More On Legal & Compliancefrom The Advisor's Professional Library
- Anti-Fraud Provisions of the Investment Advisers Act RIAs and IARs should view themselves as fiduciaries at all times, whether they meet the legal definition or not. Deviating from the fiduciary standard of full disclosure while courting clients may cause the advisor significant problems.
- The Custody Rule and its Ramifications When an RIA takes custody of a clients funds or securities, risk to that individual increases dramatically. Rule 206(4)-2 under the Investment Advisers Act (better known as the Custody Rule), was passed to protect clients from unscrupulous investors.
David Kotz, the Securities and Exchange Commission's Inspector General, told Congress January 5 that his office has been "working at a rapid pace" since December 17 to investigate why the SEC failed to shutter the Bernie Madoff ponzi scheme.
This matter, he told members of the House Financial Services Committee, "requires immediate attention," and he promised to issue "rolling reports on various issues" over the next several months to explain why the SEC failed to act. "We will look at situations and rules and policies we can recommend regarding red flags that are out there," Kotz said. "My focus will be why the SEC didn't take action."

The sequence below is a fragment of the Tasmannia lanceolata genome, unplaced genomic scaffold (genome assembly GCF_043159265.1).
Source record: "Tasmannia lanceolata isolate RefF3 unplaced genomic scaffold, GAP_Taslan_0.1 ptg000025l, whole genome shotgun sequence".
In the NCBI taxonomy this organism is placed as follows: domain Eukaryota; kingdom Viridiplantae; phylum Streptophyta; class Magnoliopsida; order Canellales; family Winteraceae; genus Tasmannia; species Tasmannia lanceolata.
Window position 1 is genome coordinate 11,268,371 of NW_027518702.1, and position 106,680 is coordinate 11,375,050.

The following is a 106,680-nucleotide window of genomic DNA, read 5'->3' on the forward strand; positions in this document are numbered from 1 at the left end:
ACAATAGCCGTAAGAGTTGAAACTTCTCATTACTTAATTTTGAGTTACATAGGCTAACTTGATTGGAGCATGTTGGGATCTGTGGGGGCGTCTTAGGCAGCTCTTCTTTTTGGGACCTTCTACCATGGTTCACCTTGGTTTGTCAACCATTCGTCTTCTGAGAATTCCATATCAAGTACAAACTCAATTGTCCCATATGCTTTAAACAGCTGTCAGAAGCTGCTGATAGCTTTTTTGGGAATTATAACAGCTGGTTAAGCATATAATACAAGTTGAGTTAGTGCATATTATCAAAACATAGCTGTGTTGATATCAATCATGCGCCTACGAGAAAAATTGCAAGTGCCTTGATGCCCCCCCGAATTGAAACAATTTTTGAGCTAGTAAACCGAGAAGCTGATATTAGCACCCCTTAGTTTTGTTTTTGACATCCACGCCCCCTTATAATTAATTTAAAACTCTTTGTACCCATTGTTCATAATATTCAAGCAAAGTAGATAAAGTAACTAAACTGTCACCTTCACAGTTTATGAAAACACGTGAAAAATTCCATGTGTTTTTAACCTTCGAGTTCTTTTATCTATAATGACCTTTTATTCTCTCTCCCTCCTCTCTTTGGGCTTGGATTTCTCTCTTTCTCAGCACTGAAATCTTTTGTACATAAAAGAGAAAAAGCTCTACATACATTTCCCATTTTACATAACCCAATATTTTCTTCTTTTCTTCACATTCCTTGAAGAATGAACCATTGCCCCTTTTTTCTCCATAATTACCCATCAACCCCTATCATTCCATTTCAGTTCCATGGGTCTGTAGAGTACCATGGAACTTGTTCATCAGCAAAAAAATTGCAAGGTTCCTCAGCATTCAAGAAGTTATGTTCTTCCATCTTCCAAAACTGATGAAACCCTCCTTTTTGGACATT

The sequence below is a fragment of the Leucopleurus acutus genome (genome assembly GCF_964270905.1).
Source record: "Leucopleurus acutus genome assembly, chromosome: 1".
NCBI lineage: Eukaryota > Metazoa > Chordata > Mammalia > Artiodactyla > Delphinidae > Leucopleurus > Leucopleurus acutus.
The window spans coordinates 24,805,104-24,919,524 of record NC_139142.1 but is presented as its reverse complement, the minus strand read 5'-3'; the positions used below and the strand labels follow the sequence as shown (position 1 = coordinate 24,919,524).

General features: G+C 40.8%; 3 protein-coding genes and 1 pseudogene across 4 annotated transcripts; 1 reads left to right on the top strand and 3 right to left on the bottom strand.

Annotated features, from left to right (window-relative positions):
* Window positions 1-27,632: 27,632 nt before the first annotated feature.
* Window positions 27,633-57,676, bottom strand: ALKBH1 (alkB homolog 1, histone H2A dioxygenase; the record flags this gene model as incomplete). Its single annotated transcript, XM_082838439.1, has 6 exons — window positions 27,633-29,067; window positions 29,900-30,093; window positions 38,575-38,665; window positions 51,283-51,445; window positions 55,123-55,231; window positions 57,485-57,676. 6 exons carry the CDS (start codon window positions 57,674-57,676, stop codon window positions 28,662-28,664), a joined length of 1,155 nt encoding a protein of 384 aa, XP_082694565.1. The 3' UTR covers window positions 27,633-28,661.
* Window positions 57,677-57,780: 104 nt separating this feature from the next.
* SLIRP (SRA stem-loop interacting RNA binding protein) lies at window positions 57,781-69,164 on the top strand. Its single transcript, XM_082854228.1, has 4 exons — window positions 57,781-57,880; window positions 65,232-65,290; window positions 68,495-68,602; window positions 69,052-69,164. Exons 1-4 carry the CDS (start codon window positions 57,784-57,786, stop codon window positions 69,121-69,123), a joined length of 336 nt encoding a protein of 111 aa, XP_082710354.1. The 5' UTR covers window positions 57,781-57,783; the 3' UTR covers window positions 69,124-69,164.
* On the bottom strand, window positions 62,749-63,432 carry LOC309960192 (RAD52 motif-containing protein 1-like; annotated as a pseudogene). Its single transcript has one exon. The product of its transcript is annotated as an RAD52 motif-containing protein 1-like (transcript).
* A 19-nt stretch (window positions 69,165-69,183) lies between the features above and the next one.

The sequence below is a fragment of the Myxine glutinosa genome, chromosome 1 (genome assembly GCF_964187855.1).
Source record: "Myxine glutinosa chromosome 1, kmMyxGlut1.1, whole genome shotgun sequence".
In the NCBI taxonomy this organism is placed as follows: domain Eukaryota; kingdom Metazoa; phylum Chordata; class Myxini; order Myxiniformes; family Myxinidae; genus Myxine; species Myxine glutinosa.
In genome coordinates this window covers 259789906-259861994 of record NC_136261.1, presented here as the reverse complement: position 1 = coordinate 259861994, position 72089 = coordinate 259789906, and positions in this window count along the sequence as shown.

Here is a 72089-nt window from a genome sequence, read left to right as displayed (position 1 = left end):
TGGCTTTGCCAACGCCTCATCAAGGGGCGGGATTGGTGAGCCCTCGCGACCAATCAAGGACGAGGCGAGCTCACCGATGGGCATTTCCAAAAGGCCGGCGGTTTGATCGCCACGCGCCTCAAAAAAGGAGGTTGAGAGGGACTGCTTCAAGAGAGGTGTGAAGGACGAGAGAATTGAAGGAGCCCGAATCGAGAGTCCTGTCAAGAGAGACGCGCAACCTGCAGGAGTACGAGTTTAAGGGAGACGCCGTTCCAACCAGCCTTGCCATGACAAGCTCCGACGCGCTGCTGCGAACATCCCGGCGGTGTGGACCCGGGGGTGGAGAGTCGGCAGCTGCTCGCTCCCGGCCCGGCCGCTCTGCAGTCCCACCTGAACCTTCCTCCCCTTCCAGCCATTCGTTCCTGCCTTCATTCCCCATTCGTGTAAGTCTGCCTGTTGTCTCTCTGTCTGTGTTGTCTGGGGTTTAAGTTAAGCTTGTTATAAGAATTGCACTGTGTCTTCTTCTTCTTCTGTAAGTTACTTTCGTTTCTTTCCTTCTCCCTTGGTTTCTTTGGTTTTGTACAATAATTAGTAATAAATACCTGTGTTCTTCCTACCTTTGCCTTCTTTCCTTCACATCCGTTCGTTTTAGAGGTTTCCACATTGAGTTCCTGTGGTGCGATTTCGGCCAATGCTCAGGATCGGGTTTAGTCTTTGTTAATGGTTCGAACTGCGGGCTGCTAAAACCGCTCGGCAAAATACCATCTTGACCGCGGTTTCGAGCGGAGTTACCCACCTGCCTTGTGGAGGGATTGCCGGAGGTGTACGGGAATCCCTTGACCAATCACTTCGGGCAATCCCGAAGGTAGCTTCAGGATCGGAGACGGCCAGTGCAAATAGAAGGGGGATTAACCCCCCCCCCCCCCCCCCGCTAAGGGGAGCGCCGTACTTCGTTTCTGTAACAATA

Besides meeting with the SEC's Division of Enforcement and the Office of Compliance Inspections and Examinations (OCIE) to ensure their cooperation on gaining access to their files and records, Kotz told the House Financial Services Committee that his office on December 24, 2008, asked both of these divisions to supply documents and records for the investigation. "We requested that all responsive documents be provided to our Office by January 16, 2009," Kotz said. "In addition, we made several formal expedited requests to the SEC's Office of Information Technology for searches of the e-mails of former and current employees and contractors for information relevant to the investigation, both at headquarters and the New York and Boston Regional Offices, and have already received and are in the process of reviewing these e-mails."
The SEC's Inspector General office has also "already begun efforts to obtain additional resources to assist the Office in undertaking this investigation," Kotz said. "We are securing additional office space and administrative assistance and hope to add four new investigators to our Office's current investigative team."